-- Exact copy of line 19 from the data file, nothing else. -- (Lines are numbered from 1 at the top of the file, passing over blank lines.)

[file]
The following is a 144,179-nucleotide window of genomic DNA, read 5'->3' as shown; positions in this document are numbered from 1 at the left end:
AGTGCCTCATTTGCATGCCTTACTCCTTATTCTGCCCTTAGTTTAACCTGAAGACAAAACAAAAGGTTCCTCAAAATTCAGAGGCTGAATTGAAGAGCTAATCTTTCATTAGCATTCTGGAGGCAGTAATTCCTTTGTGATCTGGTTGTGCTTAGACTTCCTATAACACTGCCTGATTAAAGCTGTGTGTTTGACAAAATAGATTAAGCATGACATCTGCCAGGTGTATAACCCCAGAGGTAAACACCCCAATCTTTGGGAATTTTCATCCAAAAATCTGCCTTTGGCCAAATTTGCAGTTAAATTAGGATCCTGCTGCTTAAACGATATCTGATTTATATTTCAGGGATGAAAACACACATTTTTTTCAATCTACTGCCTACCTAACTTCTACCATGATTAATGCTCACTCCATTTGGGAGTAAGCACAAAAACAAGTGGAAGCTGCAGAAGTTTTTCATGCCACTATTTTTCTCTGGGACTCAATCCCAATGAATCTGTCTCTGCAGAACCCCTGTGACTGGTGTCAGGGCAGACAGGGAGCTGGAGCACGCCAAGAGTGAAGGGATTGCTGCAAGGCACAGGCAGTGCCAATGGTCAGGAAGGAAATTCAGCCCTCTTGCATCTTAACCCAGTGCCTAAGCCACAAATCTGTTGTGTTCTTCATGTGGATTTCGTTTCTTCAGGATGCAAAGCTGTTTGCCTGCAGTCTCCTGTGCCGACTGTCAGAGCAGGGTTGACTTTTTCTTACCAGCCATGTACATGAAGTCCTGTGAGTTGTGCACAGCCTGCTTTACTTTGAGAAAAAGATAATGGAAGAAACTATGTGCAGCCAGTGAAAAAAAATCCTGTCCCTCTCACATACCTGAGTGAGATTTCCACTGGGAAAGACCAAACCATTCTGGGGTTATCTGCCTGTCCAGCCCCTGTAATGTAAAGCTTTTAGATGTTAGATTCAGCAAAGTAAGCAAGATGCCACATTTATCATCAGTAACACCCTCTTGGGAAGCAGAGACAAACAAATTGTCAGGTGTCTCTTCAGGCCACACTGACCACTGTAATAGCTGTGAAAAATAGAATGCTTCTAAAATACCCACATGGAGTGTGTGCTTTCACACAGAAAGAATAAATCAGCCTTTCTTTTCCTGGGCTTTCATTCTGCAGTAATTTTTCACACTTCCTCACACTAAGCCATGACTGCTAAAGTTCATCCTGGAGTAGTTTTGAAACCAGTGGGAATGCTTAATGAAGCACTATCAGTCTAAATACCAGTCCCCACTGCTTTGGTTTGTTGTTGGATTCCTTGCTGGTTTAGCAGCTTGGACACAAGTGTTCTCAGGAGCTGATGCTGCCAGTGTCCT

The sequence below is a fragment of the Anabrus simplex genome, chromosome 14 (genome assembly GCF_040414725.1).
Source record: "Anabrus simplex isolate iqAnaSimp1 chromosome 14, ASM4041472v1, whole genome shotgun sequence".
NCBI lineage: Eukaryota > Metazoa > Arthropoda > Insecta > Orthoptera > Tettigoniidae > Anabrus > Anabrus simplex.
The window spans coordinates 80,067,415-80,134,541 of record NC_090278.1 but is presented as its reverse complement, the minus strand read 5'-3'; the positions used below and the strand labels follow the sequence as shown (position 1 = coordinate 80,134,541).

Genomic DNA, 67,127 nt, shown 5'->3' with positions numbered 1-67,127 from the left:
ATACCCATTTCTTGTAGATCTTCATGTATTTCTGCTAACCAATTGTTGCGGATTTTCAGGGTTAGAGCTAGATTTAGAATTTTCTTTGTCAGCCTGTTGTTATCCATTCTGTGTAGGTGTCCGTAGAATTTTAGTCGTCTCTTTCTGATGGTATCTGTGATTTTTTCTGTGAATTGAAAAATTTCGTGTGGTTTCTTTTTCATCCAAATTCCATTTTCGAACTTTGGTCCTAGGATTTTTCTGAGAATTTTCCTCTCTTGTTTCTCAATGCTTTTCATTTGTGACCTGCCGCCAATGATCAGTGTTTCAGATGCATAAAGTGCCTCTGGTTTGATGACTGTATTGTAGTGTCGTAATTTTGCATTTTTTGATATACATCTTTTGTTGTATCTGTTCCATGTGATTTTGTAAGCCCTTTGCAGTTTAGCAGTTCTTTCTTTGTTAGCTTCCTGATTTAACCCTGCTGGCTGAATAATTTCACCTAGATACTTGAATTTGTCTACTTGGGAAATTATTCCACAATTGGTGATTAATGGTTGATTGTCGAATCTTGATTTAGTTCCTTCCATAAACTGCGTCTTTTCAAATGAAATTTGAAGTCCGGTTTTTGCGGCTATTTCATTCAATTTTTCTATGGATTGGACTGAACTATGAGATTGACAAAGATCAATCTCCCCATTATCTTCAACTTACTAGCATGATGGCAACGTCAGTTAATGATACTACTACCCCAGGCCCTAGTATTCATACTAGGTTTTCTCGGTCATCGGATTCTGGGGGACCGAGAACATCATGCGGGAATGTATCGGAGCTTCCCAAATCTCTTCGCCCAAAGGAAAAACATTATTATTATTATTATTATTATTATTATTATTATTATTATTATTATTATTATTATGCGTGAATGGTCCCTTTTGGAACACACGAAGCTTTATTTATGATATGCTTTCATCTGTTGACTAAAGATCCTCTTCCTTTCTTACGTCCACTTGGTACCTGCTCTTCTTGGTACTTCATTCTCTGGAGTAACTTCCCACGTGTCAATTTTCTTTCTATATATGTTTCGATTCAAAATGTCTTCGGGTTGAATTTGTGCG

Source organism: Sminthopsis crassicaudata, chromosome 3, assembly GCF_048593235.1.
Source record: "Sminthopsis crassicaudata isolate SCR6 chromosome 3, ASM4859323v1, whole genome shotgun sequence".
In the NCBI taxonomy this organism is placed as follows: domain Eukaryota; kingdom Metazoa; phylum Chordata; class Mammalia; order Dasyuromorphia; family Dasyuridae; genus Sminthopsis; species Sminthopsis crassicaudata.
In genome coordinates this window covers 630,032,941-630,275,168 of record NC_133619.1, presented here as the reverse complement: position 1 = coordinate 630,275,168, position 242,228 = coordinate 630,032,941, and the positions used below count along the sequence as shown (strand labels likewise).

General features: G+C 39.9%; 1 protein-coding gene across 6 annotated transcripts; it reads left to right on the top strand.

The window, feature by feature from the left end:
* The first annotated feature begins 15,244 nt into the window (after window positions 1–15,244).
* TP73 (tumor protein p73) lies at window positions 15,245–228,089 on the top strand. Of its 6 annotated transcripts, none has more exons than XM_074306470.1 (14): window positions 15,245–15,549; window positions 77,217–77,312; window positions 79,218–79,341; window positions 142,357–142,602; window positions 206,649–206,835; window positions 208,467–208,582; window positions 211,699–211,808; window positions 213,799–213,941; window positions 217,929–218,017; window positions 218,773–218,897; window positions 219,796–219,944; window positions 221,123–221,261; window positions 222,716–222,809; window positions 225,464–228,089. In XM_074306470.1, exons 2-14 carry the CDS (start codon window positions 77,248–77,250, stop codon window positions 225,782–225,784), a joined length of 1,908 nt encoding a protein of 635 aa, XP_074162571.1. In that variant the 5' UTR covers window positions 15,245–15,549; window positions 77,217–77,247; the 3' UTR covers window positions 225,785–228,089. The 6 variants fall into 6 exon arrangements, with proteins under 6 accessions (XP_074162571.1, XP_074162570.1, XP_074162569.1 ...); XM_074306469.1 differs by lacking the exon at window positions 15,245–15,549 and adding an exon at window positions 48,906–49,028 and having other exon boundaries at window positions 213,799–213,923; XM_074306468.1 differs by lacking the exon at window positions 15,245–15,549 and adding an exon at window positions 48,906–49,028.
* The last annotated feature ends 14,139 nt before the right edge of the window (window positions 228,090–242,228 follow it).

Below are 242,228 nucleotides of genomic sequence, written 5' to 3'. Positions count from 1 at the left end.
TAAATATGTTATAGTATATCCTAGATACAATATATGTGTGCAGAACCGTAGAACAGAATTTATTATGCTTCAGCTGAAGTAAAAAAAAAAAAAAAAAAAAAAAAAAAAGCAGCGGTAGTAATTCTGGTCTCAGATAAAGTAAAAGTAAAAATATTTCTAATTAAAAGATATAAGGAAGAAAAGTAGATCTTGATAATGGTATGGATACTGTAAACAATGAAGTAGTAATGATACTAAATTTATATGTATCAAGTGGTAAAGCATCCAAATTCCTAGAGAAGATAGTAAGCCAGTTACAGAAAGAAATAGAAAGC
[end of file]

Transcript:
TAAATATGTTATAGTATATCCTAGATACAATATATGTGTGCAGAACCGTAGAACAGAATTTATTATGCTTCAGCTGAAGTAAAAAAAAAAAAAAAAAAAAAAAAAAAAGCAGCGGTAGTAATTCTGGTCTCAGATAAAGTAAAAGTAAAAATATTTCTAATTAAAAGATATAAGGAAGAAAAGTAGATCTTGATAATGGTATGGATACTGTAAACAATGAAGTAGTAATGATACTAAATTTATATGTATCAAGTGGTAAAGCATCCAAATTCCTAGAGAAGATAGTAAGCCAGTTACAGAAAGAAATAGAAAGC